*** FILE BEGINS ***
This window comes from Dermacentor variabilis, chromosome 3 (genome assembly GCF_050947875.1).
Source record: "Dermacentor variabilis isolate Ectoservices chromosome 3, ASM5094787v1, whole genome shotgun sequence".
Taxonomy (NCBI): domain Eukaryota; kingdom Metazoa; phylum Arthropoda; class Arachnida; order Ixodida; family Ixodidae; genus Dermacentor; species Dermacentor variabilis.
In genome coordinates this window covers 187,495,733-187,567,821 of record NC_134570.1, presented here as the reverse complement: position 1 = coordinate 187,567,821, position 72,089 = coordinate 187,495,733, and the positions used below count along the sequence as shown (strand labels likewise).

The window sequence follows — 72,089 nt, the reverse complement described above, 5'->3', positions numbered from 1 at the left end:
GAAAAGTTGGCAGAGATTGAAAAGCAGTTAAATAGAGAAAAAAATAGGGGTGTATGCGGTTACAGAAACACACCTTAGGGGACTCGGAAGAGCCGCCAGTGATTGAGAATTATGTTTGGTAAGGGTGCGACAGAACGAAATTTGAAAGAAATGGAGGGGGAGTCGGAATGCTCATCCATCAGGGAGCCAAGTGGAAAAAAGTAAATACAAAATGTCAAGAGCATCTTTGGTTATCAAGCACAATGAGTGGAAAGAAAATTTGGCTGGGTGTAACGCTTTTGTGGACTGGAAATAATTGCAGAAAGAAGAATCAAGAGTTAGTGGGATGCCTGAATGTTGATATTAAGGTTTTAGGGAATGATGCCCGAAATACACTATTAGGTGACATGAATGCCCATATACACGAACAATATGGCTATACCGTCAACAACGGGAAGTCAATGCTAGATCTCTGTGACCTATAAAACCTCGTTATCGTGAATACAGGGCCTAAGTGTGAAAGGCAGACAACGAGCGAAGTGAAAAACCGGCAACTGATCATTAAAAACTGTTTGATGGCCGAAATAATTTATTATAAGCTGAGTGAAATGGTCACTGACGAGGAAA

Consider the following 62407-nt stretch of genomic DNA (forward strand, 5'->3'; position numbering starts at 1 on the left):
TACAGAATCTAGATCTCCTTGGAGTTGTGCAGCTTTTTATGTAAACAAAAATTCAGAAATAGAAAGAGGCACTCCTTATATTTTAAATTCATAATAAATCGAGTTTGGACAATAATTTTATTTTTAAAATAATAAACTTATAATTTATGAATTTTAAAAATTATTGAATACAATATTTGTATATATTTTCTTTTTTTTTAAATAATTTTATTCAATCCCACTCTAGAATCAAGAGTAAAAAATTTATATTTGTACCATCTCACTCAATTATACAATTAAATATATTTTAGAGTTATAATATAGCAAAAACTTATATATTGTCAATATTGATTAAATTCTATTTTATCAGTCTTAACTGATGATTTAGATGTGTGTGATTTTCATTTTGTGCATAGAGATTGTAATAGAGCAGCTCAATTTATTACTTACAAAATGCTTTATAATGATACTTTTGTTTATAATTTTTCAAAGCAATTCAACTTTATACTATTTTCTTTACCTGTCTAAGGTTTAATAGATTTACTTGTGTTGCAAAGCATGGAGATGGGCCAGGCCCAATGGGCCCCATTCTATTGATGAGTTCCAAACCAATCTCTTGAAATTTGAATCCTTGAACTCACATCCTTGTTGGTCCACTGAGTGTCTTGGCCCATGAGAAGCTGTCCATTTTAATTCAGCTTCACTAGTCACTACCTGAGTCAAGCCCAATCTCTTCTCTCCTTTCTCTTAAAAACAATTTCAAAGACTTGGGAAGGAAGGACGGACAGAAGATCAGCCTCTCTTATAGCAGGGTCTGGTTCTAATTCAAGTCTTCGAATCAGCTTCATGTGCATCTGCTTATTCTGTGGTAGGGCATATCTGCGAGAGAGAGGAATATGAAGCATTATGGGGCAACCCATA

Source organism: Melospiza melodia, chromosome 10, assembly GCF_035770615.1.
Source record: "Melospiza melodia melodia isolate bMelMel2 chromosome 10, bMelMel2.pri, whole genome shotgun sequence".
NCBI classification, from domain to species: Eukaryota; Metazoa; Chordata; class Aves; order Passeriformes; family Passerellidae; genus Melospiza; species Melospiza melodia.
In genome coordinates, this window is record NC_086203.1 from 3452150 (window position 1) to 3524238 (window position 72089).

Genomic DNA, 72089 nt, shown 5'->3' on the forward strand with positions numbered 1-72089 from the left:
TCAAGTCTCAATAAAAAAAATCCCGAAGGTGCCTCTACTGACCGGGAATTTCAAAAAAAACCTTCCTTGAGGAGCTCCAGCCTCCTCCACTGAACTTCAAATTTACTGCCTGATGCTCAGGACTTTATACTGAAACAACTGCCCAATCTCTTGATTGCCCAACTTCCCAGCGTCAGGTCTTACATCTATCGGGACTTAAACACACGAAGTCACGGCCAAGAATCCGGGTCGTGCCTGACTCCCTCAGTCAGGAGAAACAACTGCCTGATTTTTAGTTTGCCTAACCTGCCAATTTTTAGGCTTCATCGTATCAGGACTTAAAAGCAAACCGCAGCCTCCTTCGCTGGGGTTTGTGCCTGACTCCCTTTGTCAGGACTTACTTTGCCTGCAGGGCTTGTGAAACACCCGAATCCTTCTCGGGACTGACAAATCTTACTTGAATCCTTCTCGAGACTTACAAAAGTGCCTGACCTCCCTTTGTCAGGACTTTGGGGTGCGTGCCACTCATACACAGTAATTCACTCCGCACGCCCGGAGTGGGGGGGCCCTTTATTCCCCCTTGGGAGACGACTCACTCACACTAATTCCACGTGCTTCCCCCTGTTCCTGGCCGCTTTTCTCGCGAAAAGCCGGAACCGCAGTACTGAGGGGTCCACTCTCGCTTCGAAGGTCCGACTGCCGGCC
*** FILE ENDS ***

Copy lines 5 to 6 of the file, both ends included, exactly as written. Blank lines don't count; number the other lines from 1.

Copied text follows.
The window sequence follows — 72,089 nt, the reverse complement described above, 5'->3', positions numbered from 1 at the left end:
GAAAAGTTGGCAGAGATTGAAAAGCAGTTAAATAGAGAAAAAAATAGGGGTGTATGCGGTTACAGAAACACACCTTAGGGGACTCGGAAGAGCCGCCAGTGATTGAGAATTATGTTTGGTAAGGGTGCGACAGAACGAAATTTGAAAGAAATGGAGGGGGAGTCGGAATGCTCATCCATCAGGGAGCCAAGTGGAAAAAAGTAAATACAAAATGTCAAGAGCATCTTTGGTTATCAAGCACAATGAGTGGAAAGAAAATTTGGCTGGGTGTAACGCTTTTGTGGACTGGAAATAATTGCAGAAAGAAGAATCAAGAGTTAGTGGGATGCCTGAATGTTGATATTAAGGTTTTAGGGAATGATGCCCGAAATACACTATTAGGTGACATGAATGCCCATATACACGAACAATATGGCTATACCGTCAACAACGGGAAGTCAATGCTAGATCTCTGTGACCTATAAAACCTCGTTATCGTGAATACAGGGCCTAAGTGTGAAAGGCAGACAACGAGCGAAGTGAAAAACCGGCAACTGATCATTAAAAACTGTTTGATGGCCGAAATAATTTATTATAAGCTGAGTGAAATGGTCACTGACGAGGAAA